analysis I

• Nov 2nd 2006, 10:32 AM
gap135
analysis I
suppose that f is differentiable at a and f(a) is not equal to 0.
show that for h sufficiently small f(a+h) is not equal to zero and using the definition of a derivative directly, prove that 1/(f(x)) is differentiable at x=a and
(1/f)'(a) = -f'(a)/f^2(a)

stuck on this one anyone have any ideas? is the second part just plug and chug?
• Nov 2nd 2006, 10:50 AM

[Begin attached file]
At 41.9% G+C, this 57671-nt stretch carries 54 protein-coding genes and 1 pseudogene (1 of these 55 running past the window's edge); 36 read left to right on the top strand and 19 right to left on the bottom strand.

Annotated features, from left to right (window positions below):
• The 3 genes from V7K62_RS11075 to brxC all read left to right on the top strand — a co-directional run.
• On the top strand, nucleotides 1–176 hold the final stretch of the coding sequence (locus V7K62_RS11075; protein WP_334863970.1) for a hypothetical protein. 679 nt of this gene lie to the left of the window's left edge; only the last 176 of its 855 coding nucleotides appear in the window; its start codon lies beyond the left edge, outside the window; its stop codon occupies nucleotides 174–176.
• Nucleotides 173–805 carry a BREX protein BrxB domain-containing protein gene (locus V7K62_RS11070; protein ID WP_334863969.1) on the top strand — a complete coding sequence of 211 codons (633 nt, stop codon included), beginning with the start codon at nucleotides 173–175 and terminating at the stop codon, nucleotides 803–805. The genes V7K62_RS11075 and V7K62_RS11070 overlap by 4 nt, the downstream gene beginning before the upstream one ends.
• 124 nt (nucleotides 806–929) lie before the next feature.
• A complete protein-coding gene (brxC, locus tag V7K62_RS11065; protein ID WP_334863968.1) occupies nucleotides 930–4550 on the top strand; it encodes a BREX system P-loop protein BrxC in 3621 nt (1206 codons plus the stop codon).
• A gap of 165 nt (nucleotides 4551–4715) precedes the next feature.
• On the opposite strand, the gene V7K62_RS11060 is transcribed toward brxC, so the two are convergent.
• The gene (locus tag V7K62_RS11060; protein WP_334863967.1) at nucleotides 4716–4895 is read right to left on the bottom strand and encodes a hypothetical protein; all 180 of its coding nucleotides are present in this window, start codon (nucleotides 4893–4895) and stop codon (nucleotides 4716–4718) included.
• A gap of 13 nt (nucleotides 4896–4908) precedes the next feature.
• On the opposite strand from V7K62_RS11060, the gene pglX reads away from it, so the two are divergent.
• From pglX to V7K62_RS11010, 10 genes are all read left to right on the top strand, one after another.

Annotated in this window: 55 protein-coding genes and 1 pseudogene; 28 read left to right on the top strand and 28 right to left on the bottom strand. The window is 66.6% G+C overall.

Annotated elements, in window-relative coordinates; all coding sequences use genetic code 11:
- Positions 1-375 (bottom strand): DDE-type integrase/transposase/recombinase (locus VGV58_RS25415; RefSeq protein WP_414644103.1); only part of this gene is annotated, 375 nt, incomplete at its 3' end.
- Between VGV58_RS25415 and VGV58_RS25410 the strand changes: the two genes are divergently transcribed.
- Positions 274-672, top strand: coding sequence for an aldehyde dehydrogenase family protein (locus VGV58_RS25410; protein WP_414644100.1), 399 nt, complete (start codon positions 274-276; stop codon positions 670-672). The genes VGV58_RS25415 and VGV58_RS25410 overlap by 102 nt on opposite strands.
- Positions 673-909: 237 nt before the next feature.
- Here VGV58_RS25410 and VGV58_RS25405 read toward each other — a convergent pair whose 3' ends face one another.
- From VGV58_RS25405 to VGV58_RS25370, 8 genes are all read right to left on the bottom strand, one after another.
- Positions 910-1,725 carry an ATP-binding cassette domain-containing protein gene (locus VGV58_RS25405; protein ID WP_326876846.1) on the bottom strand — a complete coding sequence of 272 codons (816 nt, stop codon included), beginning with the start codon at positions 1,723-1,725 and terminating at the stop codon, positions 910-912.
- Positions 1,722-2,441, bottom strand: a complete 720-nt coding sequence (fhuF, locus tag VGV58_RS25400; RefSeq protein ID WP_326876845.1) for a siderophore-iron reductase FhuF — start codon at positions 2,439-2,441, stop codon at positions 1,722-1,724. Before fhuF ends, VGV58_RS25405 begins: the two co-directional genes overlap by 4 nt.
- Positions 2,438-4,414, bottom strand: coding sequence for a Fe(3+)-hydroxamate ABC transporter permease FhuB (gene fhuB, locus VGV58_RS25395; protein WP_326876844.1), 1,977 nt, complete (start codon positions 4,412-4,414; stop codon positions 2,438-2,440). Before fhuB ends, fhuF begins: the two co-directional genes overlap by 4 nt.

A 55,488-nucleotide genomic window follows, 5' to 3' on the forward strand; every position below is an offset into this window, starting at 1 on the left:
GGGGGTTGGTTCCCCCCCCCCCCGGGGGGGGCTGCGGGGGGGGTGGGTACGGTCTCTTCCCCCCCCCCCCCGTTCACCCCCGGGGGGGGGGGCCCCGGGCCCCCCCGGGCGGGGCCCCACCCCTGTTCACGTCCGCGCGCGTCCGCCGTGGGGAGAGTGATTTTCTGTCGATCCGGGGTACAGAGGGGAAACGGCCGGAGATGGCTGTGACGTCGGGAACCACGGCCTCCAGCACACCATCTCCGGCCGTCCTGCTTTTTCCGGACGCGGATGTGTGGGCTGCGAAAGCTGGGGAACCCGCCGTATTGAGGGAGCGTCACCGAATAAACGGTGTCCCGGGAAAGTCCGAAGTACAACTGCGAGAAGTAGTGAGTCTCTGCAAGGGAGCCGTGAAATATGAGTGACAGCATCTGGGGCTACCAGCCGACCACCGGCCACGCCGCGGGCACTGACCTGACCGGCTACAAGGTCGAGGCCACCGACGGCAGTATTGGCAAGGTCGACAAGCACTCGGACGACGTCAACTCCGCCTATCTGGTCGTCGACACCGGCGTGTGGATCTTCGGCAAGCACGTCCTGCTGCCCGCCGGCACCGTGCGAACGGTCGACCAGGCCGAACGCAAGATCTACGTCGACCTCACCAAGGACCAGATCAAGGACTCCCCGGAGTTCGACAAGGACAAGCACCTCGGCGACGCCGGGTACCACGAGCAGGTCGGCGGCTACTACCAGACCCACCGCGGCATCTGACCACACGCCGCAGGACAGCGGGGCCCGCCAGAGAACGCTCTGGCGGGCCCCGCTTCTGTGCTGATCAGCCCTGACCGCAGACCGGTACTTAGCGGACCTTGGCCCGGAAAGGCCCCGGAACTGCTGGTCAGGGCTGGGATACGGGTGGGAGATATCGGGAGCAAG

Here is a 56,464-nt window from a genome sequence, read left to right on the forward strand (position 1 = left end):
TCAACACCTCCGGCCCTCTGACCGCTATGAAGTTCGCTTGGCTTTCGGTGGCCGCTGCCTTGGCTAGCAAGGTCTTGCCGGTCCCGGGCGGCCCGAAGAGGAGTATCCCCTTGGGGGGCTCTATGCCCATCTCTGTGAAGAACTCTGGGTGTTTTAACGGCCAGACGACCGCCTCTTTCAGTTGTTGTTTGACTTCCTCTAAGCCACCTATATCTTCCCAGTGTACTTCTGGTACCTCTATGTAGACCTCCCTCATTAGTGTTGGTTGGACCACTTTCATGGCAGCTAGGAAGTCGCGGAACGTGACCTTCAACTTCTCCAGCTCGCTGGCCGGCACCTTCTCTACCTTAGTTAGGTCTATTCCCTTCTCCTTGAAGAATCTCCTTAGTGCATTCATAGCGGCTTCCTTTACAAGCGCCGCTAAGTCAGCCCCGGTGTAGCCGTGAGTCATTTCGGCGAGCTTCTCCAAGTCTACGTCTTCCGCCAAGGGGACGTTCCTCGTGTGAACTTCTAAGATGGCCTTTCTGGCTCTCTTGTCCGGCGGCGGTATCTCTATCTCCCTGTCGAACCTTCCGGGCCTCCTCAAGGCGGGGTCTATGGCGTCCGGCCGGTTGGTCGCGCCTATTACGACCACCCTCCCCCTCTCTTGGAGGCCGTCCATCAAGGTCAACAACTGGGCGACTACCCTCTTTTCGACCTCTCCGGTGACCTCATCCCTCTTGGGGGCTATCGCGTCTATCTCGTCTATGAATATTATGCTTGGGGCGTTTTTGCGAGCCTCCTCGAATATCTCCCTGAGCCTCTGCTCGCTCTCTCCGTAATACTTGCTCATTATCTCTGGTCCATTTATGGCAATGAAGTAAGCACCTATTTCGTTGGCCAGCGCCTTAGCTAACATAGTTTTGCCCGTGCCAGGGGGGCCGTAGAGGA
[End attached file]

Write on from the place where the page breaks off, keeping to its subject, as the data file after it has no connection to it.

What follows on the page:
Plato
Quote:

Originally Posted by gap135
suppose that f is differentiable at a and f(a) is not equal to 0.

Do you mean that \$\displaystyle f'(a) \not= 0\$?
Otherwise, because f is differentiable at a then f is continuous at a.
If f is not zero at a then there is a neighborhood of a throughout which f is not zero.
• Nov 2nd 2006, 11:28 AM
gap135
re
It's f(a) not f'(a)
• Nov 2nd 2006, 11:56 AM
Plato
Then the first part is trival. If f is contiouous at a and f(a) is not zero then if (x) is not zero on some neighborhood of a.
• Nov 2nd 2006, 05:05 PM
ThePerfectHacker
Quote:

Originally Posted by gap135
, prove that 1/(f(x)) is differentiable at x=a and
(1/f)'(a) = -f'(a)/f^2(a)
?

What does it means (1/f)'(a)?